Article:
Harrisburg City Councilman Brad Koplinski, former Congressman Mark Critz, State Senator Mike Stack, Bradford County Commissioner Mark Smith, former PSU assitant football coach Jay Paterno and Harrisburg city adviser Brenda Alton took the stage to debate progressive issues in their quest for the Democratic nomination for Lietunant Governor.
Two, in particular, emerged from the pack as ready and prepared to be the Lieutenant Governor – Koplinski and Stack.
Stack talked about his experience in the State Senate, where he’s been for the last 13 years, fighting for progressive issues, he said.
“I was fighting Tom Corbett before it was cool,” he said, making the claim that he was the progressive hipster in the bunch.
“Tom Corbett hasn’t met an underdog that he hasn’t wanted to kick under the bus,” he continued. “In his first week in office, he wanted to get rid of the Adult Basic program.”
A question about the General Assembly’s Women’s Health Caucus was perfectly suited to his experience and he was able to talk about the progress of the bills.
Koplinski was also able to provide substantative answers, based on his experience as a Harrisburg City Councilman and then working in the Department of Justice, under the Civil Rights Department.
All of the candidates agreed that voting reforms were needed to increase ballot access, but Koplinski stood out here as well with an answer that earned a few chuckles from the audience that was chowing down upon free boxed lunches.
“We’re behind the times here in PA,” he said. “We’re like the wild west on campaign finance reform.”
There were brief fireworks, as expected, between the progressive audience and a stage full of candidates who were unwilling to support a fracking moratorium – all but Alton and Koplinski.
“There are economic benefits, but at what costs?” she asked.
Koplinski’s support of the moratorium was conditional – that new wells were banned until there was thorough research on what was going into the water. In the event that fracking could be done safely, he proposed a high severance tax, even on par with the 24% extraction tax found in Sarah Palin’s Alaska.
The other candidates qualified their “no’s” on the moratorium by mentioning the important economic impacts of the industry, which was of particular interest to Smith, who hails from Bradford County, the largest producer of natural gas.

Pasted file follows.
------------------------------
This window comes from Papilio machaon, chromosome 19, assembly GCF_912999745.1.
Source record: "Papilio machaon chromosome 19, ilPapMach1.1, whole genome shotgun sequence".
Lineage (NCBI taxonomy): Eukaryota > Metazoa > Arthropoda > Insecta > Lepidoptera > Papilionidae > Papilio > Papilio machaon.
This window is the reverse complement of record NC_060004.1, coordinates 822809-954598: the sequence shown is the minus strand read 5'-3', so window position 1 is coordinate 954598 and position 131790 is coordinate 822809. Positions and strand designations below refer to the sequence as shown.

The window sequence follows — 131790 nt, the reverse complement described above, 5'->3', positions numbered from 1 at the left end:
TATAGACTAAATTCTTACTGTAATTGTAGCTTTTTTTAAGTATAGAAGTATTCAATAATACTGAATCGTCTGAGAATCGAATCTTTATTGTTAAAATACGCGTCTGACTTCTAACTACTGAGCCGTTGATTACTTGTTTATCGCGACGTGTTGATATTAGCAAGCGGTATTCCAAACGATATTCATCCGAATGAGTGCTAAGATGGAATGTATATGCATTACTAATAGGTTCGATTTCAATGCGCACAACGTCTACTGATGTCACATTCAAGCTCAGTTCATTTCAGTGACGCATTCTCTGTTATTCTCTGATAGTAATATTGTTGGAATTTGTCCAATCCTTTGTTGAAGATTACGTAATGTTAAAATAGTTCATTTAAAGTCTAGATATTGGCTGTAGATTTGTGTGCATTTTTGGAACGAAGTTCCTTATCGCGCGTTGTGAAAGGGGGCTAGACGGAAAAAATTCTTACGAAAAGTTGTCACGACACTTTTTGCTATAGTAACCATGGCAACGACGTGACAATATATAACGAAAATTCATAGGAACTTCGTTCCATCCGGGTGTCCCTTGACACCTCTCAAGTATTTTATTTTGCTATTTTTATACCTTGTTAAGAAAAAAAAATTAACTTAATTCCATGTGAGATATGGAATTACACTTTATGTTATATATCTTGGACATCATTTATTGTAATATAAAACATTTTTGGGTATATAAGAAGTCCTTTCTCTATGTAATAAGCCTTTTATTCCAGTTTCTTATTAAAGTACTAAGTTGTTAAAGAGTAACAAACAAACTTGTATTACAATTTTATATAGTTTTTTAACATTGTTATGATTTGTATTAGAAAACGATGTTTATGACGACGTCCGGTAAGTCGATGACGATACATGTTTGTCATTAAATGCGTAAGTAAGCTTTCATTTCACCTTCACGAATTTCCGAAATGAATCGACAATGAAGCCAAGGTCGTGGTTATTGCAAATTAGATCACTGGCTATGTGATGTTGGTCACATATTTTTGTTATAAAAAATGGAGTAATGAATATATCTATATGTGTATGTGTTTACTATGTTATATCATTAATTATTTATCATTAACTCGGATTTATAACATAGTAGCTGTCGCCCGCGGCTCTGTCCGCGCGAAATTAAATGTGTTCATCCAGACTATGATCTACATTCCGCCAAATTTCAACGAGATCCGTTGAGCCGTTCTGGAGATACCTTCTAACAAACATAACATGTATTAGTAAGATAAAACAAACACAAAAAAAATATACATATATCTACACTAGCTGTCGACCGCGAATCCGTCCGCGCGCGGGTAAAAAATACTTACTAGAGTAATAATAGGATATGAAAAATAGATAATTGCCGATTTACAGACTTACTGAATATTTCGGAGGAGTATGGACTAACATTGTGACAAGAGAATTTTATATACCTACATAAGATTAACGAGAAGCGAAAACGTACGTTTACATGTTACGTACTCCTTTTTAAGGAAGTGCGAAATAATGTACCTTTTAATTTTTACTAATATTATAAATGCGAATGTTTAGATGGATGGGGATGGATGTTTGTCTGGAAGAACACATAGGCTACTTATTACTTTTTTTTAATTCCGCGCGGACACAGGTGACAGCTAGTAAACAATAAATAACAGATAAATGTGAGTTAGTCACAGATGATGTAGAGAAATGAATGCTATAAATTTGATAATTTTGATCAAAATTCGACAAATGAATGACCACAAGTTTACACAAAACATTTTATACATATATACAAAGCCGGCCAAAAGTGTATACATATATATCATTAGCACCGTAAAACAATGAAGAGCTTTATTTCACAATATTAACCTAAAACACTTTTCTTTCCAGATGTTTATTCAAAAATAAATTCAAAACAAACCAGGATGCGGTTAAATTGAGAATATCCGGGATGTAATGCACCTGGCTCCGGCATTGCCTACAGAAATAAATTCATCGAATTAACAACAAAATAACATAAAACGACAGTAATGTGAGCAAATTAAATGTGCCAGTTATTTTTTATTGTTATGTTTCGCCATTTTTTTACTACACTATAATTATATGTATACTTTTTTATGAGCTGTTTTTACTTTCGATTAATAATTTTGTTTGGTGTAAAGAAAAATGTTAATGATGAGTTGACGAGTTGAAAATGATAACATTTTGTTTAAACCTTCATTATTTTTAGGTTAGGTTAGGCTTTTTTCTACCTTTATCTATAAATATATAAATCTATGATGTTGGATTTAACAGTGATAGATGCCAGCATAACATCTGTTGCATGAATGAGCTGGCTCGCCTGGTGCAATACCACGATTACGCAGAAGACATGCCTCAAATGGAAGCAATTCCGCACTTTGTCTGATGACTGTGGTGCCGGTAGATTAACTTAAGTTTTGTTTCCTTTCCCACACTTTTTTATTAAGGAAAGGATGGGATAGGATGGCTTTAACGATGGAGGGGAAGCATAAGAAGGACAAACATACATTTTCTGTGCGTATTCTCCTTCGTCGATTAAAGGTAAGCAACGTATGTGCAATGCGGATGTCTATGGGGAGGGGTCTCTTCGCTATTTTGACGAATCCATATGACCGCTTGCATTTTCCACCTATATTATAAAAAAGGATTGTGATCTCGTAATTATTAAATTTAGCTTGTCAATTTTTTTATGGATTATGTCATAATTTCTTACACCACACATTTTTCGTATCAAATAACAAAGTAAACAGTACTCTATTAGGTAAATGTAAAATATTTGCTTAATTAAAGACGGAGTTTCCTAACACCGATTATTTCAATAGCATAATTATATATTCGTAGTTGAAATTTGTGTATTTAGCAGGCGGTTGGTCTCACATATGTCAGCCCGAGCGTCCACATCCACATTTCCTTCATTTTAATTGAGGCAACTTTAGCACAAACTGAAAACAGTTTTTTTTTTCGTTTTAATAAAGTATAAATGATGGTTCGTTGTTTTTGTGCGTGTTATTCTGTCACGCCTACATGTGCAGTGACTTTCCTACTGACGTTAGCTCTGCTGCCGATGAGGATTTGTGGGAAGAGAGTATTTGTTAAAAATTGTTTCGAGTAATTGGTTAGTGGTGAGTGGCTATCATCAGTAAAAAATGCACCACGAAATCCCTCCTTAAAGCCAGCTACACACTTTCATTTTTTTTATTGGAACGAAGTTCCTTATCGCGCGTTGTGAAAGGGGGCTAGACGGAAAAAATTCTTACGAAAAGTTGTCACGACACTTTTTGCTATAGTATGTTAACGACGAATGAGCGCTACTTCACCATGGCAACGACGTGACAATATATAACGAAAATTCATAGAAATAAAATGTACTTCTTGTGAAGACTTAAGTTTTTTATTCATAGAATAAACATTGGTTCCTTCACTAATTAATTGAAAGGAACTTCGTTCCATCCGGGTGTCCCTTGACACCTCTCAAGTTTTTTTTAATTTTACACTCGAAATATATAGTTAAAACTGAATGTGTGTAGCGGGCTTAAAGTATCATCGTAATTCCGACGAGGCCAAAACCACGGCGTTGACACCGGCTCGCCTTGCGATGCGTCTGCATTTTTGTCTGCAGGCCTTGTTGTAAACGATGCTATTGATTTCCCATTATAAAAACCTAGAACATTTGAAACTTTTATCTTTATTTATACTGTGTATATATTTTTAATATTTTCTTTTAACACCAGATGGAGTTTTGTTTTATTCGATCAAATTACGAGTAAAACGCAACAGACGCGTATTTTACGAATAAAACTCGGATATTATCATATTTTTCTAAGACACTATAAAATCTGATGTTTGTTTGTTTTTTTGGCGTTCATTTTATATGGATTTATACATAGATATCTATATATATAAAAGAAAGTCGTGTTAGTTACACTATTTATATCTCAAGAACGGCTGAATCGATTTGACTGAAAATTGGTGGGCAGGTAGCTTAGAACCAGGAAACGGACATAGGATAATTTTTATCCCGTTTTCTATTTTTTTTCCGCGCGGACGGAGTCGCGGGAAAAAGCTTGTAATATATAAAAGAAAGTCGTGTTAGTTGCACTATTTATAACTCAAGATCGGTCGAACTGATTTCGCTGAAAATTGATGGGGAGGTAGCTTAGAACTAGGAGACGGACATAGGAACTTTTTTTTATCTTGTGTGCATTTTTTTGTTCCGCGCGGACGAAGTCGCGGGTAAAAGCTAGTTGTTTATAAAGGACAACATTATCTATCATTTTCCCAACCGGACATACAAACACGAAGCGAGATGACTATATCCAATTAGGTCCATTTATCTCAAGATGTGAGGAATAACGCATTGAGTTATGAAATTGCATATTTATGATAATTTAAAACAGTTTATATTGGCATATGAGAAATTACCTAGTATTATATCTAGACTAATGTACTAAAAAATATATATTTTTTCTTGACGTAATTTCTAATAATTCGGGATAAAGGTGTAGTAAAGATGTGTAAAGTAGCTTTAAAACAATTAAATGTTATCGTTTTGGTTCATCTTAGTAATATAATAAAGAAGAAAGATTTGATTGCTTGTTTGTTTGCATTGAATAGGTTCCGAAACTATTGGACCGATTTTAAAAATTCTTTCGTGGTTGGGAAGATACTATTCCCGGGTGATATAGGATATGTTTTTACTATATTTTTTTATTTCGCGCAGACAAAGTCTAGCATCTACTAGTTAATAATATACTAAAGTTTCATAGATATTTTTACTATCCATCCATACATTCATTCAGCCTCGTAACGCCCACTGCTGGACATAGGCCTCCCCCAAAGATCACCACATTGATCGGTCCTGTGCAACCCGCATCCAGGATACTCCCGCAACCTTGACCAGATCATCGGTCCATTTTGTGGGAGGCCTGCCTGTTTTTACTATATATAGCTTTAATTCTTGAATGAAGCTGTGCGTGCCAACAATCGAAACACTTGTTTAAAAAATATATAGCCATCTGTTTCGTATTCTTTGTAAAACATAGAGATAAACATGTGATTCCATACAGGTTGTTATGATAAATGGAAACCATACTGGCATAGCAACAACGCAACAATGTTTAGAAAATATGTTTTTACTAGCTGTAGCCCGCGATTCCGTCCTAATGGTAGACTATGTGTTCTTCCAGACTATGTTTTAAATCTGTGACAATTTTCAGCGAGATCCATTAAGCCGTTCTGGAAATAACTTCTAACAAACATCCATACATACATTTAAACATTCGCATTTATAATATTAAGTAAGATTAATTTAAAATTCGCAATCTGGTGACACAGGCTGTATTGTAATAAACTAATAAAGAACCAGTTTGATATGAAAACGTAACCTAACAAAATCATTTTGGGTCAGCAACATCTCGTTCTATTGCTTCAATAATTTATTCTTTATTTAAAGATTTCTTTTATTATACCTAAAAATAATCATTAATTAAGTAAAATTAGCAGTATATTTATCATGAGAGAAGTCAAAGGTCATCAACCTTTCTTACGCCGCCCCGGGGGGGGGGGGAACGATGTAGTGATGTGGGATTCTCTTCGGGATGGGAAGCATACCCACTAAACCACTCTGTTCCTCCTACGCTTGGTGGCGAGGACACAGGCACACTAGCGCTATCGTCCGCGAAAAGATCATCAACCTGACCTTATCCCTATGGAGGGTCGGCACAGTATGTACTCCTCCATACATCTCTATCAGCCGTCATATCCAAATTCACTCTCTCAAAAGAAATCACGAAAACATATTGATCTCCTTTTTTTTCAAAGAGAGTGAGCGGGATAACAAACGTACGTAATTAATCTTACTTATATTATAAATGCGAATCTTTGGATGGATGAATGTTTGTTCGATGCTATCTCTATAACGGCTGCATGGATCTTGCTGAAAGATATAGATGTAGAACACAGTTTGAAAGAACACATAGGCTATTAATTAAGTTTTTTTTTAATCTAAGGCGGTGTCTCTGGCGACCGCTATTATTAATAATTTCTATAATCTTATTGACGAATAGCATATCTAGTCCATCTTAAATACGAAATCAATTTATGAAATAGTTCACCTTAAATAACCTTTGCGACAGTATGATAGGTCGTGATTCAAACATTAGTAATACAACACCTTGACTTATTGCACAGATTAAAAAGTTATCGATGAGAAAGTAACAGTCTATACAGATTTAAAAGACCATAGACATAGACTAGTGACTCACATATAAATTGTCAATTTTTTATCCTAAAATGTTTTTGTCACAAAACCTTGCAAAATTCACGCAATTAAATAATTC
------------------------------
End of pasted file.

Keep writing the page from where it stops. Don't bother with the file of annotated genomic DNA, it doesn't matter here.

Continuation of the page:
“It’s been a tough issue for me. I have a lot of experience on the issue from the economic to environmental side,” Smith explained. “I want to see DEP fully funded and on the flip side, I want to see that we are developing our economy and creating jobs.”
The forum seemed to stumble Critz a bit, who answered that he wasn’t sure to at least two of the questions and then made the assertion that the Lt. Gov. existed solely as a tool in the governor’s tool box, but that he was able to help the ticket win in the general election and would learn about the office before he took it.
Critz was able to talk a great deal about his campaign experience and the following that he has in Southwest PA, underrepresented on the dais today as State Rep. Brandon Neuman could not attend. After running in four multi-million dollar campaigns in the area, Critz believes that advantage will be a major boost to the electability of the Democratic ticket.
But Alton pointed out her unique advantages to the ticket as well, striking chords with the audience by pointing out that she was the only woman and African American on the stage and therefore had overcome immense adversity.
Paterno gave many vague answers to questions as the newest entrant into the field, but made a strong pitch on his devotion to public service, citing the influence of his mother in molding him into someone actively involved in education and charity.
“The only reason you should get into politics is to help people in trouble,” he told the audience, riffing off of a John F. Kennedy quote.